Che (The Criterion Collection)
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Benicio Del Toro (Traffic, 21 Grams) plays Guevara with an uncanny resemblance and a powerful presence. We meet him in Mexico City in the 1950s where he meets a group of Cuban exiles plotting the overthrow of the US-backed dictatorship of Fulgencio Batista. It is here that Guevara meets Fidel Castro (played by Mexican actor Demian Bichir) who lectures him on the dire conditions for Cuba's poor and convinces him to join the revolutionary expedition sailing back to the island on the famous Granma boat. Soderbergh intercuts the jungle campaign in Cuba with black and white passages capturing Guevara's 1964 visit to the UN General Assembly where he delivered one of the most blistering anti-colonial speeches of the era. This sections feel large in scope while the Cuban scenes feel very intimate as Guevara trains guerrillas, engages in firefights with Batista's troops and brings medical services to poor villages where many people had never seen a doctor before in their lives.Read more ›
But like most biographical movies, it's something of a mixed bag. Visually atmosphere and low-key in style, the two halves of "Che" focus on pivotal slices of Guevara's life, with an amazing lead performance by Benicio Del Toro as the titular revolutionary. Unfortunately, it's also a very slow-moving affair that brushes past some of the more unsavory facets of Che Guevara's life and personality... and ironically many of the positive ones.
Part 1: In the 1960s, Guevara (Benicio Del Toro) is in New York City for a UN conference, being interviewed by a US reporter about his viewpoints as a guerilla leader and revolutionary. Then the narrative jumps back a decade to when he and others (including Fidel Castro) consider the many injustices over in Cuba and start planning for a revolution. Despite being Argentinian by birth, Che follows them to Cuba and joins the guerilla revolution.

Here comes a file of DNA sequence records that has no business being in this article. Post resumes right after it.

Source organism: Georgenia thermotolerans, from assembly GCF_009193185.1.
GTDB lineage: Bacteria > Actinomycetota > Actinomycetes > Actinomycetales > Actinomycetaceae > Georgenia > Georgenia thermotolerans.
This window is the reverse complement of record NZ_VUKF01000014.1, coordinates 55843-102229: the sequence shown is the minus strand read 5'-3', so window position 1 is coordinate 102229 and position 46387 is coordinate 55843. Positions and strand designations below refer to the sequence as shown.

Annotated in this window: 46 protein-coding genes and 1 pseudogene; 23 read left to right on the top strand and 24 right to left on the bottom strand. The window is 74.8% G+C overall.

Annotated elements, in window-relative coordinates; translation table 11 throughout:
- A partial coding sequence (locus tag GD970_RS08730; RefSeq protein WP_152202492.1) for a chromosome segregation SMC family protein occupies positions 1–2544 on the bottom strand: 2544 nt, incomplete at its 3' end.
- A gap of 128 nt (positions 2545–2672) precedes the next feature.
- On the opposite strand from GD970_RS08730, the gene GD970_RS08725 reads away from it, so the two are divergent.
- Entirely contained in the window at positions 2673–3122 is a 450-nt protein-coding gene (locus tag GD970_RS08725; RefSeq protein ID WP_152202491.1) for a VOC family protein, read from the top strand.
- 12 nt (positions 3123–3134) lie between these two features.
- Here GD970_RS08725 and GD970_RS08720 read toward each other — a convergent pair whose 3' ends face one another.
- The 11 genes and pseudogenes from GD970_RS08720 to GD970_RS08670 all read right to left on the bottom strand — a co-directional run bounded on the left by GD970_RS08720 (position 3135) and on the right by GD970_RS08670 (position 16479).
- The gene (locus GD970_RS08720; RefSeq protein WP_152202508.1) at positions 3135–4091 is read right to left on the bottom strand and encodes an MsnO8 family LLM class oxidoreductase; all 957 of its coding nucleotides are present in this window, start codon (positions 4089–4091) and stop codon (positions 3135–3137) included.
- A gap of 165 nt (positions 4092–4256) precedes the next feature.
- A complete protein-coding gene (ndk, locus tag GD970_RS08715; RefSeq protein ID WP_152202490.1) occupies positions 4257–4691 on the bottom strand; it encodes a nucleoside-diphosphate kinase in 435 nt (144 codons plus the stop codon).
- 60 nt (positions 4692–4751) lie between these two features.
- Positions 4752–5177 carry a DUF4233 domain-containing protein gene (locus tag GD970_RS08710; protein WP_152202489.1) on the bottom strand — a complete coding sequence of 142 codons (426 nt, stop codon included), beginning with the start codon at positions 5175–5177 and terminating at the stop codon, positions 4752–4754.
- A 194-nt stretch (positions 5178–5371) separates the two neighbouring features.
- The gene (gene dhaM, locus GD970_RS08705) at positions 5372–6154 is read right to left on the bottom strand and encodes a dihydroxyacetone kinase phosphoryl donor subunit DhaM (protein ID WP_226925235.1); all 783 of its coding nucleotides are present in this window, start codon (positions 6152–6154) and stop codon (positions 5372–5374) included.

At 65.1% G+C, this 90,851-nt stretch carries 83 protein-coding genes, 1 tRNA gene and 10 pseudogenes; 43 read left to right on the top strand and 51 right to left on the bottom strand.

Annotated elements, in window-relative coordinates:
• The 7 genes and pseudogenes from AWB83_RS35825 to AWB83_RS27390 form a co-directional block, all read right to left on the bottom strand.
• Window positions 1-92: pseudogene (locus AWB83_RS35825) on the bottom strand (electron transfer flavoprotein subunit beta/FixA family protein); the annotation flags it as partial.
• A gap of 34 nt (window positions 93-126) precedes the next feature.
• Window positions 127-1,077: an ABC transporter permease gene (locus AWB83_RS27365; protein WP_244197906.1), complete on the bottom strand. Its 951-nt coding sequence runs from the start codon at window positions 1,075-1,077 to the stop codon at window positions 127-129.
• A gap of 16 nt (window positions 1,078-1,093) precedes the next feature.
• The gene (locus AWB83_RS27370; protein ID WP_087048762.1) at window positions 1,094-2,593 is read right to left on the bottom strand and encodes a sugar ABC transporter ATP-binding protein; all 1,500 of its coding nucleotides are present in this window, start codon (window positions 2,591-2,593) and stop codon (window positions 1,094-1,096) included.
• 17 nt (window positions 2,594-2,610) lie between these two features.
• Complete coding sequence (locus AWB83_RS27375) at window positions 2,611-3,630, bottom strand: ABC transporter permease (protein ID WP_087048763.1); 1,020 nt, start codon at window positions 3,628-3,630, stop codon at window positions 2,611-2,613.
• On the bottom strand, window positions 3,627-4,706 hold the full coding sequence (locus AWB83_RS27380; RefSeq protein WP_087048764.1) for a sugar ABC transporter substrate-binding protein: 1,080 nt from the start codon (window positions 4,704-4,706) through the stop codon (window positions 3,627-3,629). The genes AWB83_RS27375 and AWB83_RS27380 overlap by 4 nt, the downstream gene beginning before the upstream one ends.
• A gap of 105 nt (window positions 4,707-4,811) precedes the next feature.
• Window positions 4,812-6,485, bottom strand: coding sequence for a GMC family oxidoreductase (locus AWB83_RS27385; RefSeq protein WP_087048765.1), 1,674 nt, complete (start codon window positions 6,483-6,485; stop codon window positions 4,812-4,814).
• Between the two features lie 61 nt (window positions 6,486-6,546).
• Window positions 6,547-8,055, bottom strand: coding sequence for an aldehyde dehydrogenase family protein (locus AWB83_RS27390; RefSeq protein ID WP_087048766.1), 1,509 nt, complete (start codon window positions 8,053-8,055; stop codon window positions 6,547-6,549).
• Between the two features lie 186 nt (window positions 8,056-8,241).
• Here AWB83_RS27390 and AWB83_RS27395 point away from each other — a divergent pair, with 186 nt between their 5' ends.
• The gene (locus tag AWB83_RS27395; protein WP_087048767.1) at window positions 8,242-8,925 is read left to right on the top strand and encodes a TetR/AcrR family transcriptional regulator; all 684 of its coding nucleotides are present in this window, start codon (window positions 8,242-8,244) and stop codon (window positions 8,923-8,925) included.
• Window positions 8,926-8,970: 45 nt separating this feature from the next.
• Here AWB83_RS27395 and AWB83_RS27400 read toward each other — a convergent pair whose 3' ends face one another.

But despite his start as a medic, Che began showing talents in other areas, and becomes a leader of the guerilla outlaws in the Cuban countryside. He grapples with his own ill health (asthma), the loss of his compatriots and the attacks from the military, which also threaten some of the non-revolutionaries -- and as time goes on, their revolution gained power and notice, and began the ultimate battle for control of Cuba.
Part 2: Later in life, Guevera comes to Bolivia disguised as a bespectacled bald businessman, with the intent of fighting another revolution in that country.Read more ›
Best actor award at Cannes is the "cherry on top" for this excellent and, for me, "fair" bio-pick, which picks up after the film "Motorcycle Diaries"."
Most Recent Customer Reviews
I will never be right with communism but it gives you a better understanding about how a young man studying to be a doctor became what he became.Published 14 months ago by Pantera
Che's life during and after Cuban Revolution in two parts. Authentic as it can get. Well acted by an excellent cast headed by Benicio DelToro. Print quality is excellent. Read morePublished 22 months ago by Don P. Desilva
I enjoyed the way Che committed himself to seeking a way out of poverty for others.Published 23 months ago by Ernest Vic Johnson